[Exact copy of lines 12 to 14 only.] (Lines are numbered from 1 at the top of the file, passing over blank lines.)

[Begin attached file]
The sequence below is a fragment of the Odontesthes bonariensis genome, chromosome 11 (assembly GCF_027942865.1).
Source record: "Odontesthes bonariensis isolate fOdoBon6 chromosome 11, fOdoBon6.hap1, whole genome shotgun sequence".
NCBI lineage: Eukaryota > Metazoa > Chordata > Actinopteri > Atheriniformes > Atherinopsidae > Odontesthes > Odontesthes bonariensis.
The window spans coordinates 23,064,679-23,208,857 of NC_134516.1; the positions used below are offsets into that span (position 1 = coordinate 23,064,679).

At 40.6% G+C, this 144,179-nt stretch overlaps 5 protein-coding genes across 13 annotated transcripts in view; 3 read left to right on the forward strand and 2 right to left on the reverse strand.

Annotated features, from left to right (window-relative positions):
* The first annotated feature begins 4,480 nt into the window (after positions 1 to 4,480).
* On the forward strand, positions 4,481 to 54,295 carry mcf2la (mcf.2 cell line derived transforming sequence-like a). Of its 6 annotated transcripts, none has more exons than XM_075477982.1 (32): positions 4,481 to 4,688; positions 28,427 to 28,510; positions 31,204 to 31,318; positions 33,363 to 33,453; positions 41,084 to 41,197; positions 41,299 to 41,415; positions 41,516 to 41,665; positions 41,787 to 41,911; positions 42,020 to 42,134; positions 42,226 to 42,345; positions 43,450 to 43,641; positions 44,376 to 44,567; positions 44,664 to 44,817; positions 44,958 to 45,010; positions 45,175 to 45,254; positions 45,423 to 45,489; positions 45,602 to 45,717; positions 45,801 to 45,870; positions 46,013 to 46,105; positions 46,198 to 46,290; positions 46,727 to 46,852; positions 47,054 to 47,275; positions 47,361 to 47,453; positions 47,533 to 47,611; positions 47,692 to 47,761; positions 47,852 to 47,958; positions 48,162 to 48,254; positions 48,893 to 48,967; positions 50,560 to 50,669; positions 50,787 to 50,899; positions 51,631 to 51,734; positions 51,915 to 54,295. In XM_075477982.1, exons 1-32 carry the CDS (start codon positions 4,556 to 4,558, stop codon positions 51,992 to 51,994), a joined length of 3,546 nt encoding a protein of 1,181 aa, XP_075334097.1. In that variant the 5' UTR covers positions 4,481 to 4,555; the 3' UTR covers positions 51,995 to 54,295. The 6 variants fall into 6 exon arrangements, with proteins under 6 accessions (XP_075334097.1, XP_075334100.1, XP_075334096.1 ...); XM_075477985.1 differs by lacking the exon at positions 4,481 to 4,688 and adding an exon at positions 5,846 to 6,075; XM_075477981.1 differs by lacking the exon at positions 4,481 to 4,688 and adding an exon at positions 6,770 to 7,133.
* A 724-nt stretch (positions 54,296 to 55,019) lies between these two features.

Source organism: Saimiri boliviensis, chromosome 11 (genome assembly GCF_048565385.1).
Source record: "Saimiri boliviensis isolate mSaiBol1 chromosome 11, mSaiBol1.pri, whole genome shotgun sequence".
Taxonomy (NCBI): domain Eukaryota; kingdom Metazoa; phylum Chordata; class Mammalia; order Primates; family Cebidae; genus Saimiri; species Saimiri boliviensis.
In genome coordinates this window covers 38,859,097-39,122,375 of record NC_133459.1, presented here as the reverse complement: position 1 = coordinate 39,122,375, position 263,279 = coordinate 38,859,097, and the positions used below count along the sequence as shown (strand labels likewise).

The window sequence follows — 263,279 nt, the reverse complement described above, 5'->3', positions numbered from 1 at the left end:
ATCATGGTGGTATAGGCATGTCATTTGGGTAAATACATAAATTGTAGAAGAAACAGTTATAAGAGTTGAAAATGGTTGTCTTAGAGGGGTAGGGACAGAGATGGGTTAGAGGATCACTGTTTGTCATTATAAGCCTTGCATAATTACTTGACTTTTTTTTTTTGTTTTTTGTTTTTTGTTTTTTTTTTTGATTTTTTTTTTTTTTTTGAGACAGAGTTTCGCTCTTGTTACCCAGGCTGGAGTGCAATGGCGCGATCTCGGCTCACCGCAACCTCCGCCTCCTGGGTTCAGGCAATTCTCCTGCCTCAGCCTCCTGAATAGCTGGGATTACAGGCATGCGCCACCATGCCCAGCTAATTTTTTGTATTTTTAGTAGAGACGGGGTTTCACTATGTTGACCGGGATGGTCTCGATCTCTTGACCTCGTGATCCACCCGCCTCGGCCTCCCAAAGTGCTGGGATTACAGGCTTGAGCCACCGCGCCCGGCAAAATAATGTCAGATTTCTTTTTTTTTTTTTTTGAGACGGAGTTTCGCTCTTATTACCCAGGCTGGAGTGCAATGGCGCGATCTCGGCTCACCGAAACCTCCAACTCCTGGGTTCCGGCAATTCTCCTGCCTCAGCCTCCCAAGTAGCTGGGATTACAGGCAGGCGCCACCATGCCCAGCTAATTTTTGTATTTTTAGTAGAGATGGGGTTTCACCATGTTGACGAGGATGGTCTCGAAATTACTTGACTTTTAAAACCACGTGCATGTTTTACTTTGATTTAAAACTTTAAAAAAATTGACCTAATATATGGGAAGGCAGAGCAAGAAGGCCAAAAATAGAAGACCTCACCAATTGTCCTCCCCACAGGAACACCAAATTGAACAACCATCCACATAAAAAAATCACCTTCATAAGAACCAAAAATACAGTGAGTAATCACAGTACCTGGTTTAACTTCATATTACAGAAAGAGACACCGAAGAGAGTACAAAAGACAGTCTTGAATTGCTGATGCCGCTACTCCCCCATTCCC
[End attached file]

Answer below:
Taxonomy (NCBI): domain Eukaryota; kingdom Metazoa; phylum Chordata; class Mammalia; order Primates; family Cebidae; genus Saimiri; species Saimiri boliviensis.
In genome coordinates this window covers 38,859,097-39,122,375 of record NC_133459.1, presented here as the reverse complement: position 1 = coordinate 39,122,375, position 263,279 = coordinate 38,859,097, and the positions used below count along the sequence as shown (strand labels likewise).

The window sequence follows — 263,279 nt, the reverse complement described above, 5'->3', positions numbered from 1 at the left end: